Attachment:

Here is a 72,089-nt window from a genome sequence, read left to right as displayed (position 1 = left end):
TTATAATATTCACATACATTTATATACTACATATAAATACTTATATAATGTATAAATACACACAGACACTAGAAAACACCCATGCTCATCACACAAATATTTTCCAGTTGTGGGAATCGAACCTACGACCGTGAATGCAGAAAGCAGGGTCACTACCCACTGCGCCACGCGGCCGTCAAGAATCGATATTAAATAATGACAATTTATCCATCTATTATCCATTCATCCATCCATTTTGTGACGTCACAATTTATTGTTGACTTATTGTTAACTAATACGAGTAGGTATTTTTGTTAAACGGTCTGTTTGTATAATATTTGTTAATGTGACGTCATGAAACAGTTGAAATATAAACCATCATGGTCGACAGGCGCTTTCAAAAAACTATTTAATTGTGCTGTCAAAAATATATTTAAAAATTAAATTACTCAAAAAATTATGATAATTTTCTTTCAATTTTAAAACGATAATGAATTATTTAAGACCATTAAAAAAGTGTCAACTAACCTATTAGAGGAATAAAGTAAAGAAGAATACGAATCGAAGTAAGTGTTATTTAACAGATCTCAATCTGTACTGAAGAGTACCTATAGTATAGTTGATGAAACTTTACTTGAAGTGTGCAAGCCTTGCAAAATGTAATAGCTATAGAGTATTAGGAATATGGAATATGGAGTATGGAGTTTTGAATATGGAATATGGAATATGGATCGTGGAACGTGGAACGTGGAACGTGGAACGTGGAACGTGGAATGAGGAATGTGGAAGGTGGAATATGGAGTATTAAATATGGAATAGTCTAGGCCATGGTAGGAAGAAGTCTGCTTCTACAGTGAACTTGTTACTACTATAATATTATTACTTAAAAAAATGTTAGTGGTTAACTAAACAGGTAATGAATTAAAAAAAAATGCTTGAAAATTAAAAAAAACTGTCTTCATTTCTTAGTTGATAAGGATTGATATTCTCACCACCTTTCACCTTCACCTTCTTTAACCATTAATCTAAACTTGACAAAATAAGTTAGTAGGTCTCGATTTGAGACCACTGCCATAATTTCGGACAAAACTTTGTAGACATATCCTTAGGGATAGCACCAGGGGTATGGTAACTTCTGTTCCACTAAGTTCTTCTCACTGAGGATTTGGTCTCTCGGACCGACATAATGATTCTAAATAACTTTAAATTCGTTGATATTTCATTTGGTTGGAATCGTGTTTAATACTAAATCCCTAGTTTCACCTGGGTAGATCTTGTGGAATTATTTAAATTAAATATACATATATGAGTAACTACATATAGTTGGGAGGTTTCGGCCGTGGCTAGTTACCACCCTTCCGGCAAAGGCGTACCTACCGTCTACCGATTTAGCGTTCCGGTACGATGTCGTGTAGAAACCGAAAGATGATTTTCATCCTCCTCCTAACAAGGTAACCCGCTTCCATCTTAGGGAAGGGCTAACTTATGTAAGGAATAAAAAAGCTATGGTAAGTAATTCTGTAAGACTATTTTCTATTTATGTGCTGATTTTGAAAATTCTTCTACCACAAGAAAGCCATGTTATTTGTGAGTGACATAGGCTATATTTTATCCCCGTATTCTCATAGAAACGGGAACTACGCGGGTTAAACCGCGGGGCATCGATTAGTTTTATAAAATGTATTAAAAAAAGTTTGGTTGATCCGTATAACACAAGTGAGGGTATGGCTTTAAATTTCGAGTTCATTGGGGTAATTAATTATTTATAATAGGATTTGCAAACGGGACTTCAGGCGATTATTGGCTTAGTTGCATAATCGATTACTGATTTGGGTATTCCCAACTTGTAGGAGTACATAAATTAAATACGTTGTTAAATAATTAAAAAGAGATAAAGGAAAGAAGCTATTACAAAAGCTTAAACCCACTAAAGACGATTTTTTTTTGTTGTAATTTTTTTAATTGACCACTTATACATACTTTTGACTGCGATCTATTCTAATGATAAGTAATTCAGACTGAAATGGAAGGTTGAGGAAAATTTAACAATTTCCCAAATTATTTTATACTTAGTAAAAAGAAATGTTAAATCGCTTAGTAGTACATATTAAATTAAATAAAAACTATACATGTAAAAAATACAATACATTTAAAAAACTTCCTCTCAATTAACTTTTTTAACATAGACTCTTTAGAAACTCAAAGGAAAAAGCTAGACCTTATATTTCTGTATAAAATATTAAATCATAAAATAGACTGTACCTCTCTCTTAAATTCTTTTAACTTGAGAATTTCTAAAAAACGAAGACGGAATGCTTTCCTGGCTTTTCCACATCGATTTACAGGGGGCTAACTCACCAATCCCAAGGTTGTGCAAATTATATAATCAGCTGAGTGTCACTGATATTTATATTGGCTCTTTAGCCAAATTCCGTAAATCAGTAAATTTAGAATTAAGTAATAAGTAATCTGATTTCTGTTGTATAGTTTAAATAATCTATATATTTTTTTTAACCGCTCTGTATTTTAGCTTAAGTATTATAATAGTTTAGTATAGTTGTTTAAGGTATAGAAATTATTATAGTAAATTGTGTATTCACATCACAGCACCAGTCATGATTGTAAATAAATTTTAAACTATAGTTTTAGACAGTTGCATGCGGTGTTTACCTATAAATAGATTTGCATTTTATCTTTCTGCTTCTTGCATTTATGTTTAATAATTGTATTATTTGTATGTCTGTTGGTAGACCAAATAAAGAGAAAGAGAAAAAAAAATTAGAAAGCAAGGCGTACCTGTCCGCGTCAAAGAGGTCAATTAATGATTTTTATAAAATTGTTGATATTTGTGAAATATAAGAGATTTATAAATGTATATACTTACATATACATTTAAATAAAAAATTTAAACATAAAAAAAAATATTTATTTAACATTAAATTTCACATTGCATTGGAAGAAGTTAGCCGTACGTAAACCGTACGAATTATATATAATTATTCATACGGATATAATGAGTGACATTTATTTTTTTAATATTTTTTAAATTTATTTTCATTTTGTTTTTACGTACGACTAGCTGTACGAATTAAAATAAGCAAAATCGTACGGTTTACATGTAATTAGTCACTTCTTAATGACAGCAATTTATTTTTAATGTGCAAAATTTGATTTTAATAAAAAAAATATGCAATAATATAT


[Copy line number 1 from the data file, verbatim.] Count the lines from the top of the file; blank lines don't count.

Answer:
Here is a 72,089-nt window from a genome sequence, read left to right as displayed (position 1 = left end):